Iced Stem Ginger Cake

I love ginger and this is one of my absolute favourite cakes alongside Grasmere Gingerbread (which is more of a cross between a cake and a biscuit) and Catherine’s Sticky Ginger Cake (which is dark and delicious).  This cake is wonderful in the run up to spring with its tangy lemon icing topping a soft spiced sponge studded with amber jewels of exotic stem ginger.  A piece of this cake – especially with a cup of tea – is guaranteed to make life seem better and fill you with thoughts of bright spring days to come.  I always think of a jug filled with daffodils and an old fashioned teapot sitting beside a plate of these on the kitchen table!

You can freeze this cake un-iced (if you can resist it) and defrost and ice it when you want it   Very useful if you are planning an Easter Tea for example  Just don’t let me know that you have one in your freezer or I will be inviting myself round in hope of a piece!

This cake is based on a recipe by Delia Smith who lives in a neighbouring village   I can’t claim to know her personally but our family have cause to have great fondness and respect for her   One snowy and blustery winters day about 10 years ago when our goddaughter Chloe was driving in her first (and rather ancient) car she broke down on a sharp bend in a country lane   She rung us worried about being in a dangerous place and unable to push it to safety.  Uncle Mike left in his car to go and help and got there within a couple of minutes   He had just parked up just behind her with hazard lights on and was preparing to push her to a safer place in the rather icy conditions when Delia drew alongside in her car and very kindly offered to help   I don’t think either of them have ever forgotten it   A small kindness but it made their day (certainly Uncle Mikes who dined out on that story for weeks!)

Anyway enjoy this cake and let me know what you think!

Ingredients (makes 12 -20 pieces)

  • 175g salted butter, at room temperature
  • 175g caster sugar
  • 3 eggs, beaten
  • 1tbsp black treacle
  • 2tbsp stem ginger syrup from jar
  • 225g self raising flour
  • 50g ground almonds (optional)
  • 2 tsp ground ginger
  • 2tbsp milk
  • 5 pieces stem ginger, chopped finely

For the icing

  • 225g icing sugar
  • juice of 1 lemon
  • finely grated zest of 1/2 lemon
  • 2 pieces stem ginger

A piece of ginger cake goes well with a cup of tea


  1. Heat oven to 160 c
  2. Line a 23cm x 23cm square tin or equivalent with baking parchment
  3. Cream together butter and sugar till light and fluffy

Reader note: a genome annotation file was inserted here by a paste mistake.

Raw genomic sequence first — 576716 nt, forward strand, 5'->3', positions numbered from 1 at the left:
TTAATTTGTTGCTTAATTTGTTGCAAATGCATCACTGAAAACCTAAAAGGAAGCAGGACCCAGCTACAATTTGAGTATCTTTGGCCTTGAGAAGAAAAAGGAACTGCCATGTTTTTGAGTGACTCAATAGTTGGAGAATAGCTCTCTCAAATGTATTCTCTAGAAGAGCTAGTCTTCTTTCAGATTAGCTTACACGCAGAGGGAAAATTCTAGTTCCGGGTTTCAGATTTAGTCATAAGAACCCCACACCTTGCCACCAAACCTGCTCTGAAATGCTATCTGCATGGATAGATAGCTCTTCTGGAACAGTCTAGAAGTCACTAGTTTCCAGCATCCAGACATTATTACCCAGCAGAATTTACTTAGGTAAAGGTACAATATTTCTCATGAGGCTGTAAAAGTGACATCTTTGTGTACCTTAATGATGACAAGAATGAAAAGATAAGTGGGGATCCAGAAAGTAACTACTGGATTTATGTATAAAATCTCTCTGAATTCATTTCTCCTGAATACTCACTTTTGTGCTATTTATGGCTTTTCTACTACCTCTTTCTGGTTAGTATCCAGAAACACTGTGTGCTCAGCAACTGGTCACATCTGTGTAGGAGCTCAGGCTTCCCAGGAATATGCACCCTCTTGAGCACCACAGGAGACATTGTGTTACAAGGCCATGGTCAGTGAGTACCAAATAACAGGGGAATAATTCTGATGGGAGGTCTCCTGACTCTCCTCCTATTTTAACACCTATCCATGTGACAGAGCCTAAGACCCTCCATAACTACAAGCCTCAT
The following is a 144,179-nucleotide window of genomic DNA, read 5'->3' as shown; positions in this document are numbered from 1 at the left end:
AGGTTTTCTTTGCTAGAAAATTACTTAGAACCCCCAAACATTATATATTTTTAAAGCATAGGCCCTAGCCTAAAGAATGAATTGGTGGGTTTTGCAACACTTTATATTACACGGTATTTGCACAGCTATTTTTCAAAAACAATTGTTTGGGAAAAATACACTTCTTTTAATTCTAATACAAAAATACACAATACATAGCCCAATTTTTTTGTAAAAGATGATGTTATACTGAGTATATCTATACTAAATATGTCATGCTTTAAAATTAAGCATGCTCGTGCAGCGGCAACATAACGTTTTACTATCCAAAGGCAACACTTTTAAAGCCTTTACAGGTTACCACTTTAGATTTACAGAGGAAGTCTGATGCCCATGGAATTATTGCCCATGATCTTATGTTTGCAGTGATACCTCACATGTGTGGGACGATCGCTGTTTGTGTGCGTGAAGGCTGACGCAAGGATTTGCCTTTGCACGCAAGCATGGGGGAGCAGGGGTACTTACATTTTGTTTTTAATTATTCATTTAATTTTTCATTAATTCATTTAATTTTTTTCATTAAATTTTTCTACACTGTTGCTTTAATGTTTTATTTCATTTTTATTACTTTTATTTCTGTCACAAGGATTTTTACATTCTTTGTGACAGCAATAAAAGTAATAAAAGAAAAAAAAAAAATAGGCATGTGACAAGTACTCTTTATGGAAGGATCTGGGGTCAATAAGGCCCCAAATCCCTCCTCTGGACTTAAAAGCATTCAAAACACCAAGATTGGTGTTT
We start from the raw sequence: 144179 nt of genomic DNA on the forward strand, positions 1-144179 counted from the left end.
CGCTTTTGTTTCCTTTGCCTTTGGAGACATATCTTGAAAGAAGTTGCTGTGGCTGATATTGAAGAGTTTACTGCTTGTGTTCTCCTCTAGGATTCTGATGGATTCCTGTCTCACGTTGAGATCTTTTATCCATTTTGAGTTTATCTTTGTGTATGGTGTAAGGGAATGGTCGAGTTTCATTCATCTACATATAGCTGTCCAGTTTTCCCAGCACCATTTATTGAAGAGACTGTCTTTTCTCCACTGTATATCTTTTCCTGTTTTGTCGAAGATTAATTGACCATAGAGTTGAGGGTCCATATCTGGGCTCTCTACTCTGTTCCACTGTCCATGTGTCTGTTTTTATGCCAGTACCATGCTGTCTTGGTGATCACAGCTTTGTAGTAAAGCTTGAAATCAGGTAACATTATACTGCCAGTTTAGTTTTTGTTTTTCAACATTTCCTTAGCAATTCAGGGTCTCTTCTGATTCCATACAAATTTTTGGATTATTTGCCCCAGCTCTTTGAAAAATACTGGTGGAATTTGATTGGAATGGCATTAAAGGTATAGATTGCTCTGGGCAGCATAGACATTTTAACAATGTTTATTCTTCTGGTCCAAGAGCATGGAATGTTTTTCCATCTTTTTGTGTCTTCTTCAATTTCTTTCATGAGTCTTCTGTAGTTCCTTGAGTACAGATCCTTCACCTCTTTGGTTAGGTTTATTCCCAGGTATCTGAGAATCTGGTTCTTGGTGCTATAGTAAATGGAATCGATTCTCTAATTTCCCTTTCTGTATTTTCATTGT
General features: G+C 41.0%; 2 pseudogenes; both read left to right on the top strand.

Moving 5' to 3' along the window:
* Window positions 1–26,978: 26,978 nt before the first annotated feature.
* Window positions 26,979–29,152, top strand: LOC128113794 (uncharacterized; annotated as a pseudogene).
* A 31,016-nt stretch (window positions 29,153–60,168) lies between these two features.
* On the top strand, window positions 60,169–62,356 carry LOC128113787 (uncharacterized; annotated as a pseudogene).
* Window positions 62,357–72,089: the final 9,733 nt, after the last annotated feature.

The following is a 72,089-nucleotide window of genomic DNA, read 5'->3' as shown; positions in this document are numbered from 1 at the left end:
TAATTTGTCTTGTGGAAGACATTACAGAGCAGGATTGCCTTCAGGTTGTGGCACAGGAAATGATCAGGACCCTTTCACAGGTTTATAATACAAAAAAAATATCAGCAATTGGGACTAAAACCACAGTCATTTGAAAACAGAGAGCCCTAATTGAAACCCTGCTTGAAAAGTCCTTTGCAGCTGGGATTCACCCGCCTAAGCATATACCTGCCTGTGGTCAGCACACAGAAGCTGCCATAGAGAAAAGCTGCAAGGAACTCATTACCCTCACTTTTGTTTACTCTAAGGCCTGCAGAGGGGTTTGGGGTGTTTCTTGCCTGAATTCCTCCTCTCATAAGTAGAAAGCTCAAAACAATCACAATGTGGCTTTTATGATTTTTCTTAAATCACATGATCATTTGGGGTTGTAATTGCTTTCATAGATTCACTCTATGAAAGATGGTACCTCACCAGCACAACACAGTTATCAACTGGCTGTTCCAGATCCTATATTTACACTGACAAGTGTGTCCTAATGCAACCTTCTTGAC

4. Gradually add beaten egg until combined
  5. Beat in black treacle and ginger syrup (don’t worry if cake curdles at this point)
  6. Fold in flour, ground ginger, ground almonds (if using)
  7. Add enough milk to make a soft dropping consistency before folding in the chopped stem ginger
  8. Smooth mix into the lined tin and place in middle of oven to bake for approx 40 mins until cake is cooked through and springy in centre
  9. Allow to cool in tin for 10 mins before turning out and cooling completely
  10. To ice cake, sieve icing sugar and mix with enough lemon juice and the zest so icing is the consistency of thick cream.  Pour and spread over cooled cake allowing some to dribble down the sides.
  11. Cut the remaining 2 pieces of ginger into 12-20, depending on what size you intend to make the pieces, and place on top of cake so when you divide it each piece has its own ginger “jewel” on top.



  1. This does look absolutely perfect to go with a hot cup of tea. I’ve never done lemon and ginger together, but it sounds lovely. And– love the story of the rescue and meeting with Delia Smith! Glad Chloe and everyone came out OK! And–one more little thing– love your China–so classic and beautiful! hugs hugs Rosie!

    • Lickthespoon says:

      You are lovely! I do love China I must admit. I have onegrannys dinner service with umpteen tureen sand China ladles etc that comes out on special occasions and the others extremely delicate tea service. I nose about in junk/antique/charity shops for platters and teacups and jugs. Lol. I’ve run out of cupboards to put them in but I won’t part with them 🤫. There’s no hope for me

      • This made me laugh Rosie– because I have the same difficulty! I think it great fun to snoopy through thrift shops for pretty plates– but my cupboards would do better with less dishes, not more! So I understand your dilemma– and enjoy your beautiful China!! xox

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